Letting Go Of Heroes


Like a lot of us, my feminist education began with Germaine Greer. Well, to be totally accurate it began with strong female role models and a family that told me I could do anything. But perhaps the education of giving a language to the things I felt about being a woman began with Germaine Greer.

I read the Female Eunuch in my teens and it expressed so many things trapped in my throat: the pressures from society’s duplicitous relationship with women, the oppression of being expected to want a “beautiful family”, and a deep pity for men that hate others and themselves and fight their own battles to conform. Even as she said jarring things and induced eye-rolls years later I admired her. And I followed her writing into the topic of environmental conservation, again finding her ease with unpopular opinions refreshing.

That was until I realised there was an end point to where I could support someone who isn’t afraid to say unpopular things. I’m not sure exactly when Greer’s opinion on trans men and women first caught my attention. To be honest the first time I heard mention of it I assumed I’d misunderstood a passing comment. It seemed so insane that a woman who had spent so much time fighting the patriarchy could reject a community who were even more callously marginalised.

I don’t want to get into the awful things she’s said or suggested in recent years about the trans community. It’s first deeply troubling but also flat out crazy. I’d only suggest reading about it if you still have her on a pedestal. Although after her recent spot on Q&A there would be few pedestals left standing.

But this post isn’t about one woman’s dangerous opinions, it’s about the fact someone you can admire can fall so far. When we look up to someone we do hold them to lofty standards, and it would be fair to say that’s more our own problem then theirs. Greer isn’t lying awake at night reflecting on how her fall has stung people who once devoured her writing. She thinks she’s on top of the world, kicking ass like she did 40-years-ago. Germaine Greer is totally out of touch with the community she helped build. And in another’s blissful ignorance is the tenderest point around a crumbled hero.

It sucks that Greer devolved into a transphobic mess. It’s a waste of a good mind and a loud voice. But it’s also terrifying. When we look at ourselves now, for me in my late 20s, we’re certain we’ll only get smarter and sharper. We see our future selves with so much optimism. Everyone identifies (or hopes to) with the likes of Dorothy Pitman Hughes or Joan Didion— crisp minds and unstudied ease. Because we assume if we keep fighting for what’s right we will always be right. But Greer thinks she’s right. And the thought that good intentions and progressive thinking can become so twisted is horrific.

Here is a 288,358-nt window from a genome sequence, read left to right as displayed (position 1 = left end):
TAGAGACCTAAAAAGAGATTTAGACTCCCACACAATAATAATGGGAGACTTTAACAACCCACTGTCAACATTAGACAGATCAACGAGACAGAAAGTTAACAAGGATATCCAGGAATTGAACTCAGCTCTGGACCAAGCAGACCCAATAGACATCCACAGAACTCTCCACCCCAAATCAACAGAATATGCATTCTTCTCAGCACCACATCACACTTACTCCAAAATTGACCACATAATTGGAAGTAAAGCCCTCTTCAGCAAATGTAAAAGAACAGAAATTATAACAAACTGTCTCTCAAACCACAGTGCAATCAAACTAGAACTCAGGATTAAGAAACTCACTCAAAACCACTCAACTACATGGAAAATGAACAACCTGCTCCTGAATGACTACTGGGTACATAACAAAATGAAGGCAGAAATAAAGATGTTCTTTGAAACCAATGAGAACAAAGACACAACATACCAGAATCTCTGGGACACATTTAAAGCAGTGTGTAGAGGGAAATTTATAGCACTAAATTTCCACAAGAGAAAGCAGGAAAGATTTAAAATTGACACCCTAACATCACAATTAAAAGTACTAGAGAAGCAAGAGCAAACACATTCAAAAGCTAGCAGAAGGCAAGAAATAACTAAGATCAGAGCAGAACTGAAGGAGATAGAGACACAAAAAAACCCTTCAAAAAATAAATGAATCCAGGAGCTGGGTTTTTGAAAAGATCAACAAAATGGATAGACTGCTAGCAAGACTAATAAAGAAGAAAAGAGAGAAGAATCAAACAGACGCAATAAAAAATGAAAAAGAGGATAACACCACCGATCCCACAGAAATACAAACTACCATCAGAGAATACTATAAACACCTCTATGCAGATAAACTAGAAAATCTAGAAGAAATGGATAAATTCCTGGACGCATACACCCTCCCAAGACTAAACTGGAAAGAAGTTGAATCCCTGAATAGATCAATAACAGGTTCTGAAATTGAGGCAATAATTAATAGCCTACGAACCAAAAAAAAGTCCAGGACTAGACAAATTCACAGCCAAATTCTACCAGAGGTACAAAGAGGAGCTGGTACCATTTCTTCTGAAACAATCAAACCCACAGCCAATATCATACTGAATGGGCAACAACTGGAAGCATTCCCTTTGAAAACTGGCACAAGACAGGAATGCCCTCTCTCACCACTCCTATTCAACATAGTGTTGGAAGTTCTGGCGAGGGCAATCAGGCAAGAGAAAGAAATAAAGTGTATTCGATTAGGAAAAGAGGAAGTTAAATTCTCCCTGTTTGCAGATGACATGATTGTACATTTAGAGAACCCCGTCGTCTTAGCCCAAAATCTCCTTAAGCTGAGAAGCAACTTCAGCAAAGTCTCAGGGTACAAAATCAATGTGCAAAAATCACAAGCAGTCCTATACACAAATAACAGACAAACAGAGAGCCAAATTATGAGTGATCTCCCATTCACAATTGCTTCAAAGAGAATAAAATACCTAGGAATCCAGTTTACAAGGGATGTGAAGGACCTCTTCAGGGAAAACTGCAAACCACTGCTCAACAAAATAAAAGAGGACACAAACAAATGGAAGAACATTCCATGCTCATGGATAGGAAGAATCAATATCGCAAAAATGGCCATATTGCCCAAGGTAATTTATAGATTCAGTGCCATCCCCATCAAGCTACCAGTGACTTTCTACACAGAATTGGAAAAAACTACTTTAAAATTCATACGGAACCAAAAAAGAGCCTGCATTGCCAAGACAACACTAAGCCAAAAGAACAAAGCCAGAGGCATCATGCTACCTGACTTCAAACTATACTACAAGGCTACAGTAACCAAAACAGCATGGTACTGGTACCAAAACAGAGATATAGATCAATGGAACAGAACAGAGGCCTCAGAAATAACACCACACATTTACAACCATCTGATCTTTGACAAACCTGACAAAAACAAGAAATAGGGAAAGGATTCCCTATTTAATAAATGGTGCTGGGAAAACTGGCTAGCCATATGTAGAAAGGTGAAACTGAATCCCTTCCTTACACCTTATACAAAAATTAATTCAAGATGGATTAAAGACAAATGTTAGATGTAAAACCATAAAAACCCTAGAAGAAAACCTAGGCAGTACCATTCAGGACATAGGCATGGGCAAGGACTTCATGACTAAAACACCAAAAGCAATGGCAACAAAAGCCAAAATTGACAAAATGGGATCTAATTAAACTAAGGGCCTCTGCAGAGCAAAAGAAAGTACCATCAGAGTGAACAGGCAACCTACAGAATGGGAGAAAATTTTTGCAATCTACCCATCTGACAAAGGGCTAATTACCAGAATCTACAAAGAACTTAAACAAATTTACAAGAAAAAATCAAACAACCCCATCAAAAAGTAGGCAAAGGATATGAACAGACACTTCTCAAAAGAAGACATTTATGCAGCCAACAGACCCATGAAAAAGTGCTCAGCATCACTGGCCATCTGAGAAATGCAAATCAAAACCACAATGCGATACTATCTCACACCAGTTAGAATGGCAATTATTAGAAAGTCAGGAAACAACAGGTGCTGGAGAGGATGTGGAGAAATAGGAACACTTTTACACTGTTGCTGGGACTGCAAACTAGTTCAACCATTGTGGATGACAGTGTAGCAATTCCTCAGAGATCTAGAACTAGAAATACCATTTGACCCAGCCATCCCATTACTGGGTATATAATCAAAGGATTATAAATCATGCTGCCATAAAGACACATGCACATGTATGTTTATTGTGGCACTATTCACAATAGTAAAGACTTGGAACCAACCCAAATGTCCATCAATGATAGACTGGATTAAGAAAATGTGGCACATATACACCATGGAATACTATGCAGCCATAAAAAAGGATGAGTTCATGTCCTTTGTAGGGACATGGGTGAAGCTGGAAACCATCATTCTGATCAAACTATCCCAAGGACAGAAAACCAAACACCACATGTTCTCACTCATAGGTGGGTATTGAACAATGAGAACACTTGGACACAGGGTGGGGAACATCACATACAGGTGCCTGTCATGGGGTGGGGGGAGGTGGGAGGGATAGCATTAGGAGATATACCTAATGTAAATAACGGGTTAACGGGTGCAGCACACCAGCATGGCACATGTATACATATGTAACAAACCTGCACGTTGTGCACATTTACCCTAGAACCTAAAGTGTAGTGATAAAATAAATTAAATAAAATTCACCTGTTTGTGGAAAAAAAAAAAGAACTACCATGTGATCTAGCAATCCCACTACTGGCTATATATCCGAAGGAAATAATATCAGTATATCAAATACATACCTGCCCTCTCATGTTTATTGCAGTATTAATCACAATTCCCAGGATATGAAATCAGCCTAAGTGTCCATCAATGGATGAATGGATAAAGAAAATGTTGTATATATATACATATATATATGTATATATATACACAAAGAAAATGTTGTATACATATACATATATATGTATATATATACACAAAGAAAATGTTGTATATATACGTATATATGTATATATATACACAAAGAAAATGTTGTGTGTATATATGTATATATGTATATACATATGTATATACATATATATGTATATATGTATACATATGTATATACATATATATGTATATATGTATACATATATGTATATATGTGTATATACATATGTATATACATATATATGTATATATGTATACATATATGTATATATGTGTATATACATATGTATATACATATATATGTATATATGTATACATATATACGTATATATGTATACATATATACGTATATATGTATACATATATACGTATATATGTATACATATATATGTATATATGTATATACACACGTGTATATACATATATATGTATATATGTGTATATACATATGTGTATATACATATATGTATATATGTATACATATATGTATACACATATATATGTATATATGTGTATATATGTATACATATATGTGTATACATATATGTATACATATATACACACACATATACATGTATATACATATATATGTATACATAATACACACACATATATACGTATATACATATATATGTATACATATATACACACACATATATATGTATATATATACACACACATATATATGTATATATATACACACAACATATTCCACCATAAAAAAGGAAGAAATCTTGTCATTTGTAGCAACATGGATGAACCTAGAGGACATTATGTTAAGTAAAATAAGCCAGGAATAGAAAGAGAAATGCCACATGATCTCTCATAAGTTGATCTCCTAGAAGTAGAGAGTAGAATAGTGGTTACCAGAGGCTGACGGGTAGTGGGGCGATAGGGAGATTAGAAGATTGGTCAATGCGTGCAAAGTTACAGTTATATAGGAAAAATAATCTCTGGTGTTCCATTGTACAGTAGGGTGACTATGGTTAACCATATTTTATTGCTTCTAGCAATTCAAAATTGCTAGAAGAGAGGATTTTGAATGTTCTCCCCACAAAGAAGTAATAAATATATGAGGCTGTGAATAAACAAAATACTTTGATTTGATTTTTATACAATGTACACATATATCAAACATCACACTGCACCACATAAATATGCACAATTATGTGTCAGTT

She’s not waking up in the morning plotting to be awful. She’s pushing boundaries and carving out the world she wants to live in. But somewhere a road splintered so lightly she was miles away before it was evident how far she’d strayed.

It’s easy to look out at ethical enemies and cast them as dogs. But something brought them to the place where they lie. And the thought that could never happen to me is scary. I’ve never thought that I could be fighting for the bad guys, because I know I’m not. But so does Greer, she just don’t know she’s wrong.

We fear ageing because we imagine our body and mind decaying. But we also fear it because we worry we’ll be left behind: by our children, our communities, our own abilities. But what about being left behind by our cause? I know it’s pointless to fear things that may never happen, but every time Greer shoots more verbal poison I shiver at the sight of a hero’s moral corpse.

Other’s falls from grace are disappointing, but they’re also ghoulish warnings of what can happen if we don’t push ourselves to ask: how can I be better? How can I be more inclusive? How can I stop saying “I”? How can I see the world from another perspective?

At the end of this, that’s the only thing I can think of to anchor the fear I have of losing grip on what’s right and true. It’s about breaking up with vanity, the idea you’re a central point that needs to be revered and whose ideas need to be protected and respected. Rather to let go and absorb the lives and experiences of those around us, to try and keep our hearts and mind pliable to the reflections in others mirrors.

So Germaine Greer I’m sorry you turned out this way. But I hope you’re the only hero I’m saying goodbye to.

Words by Wendy Syfret 



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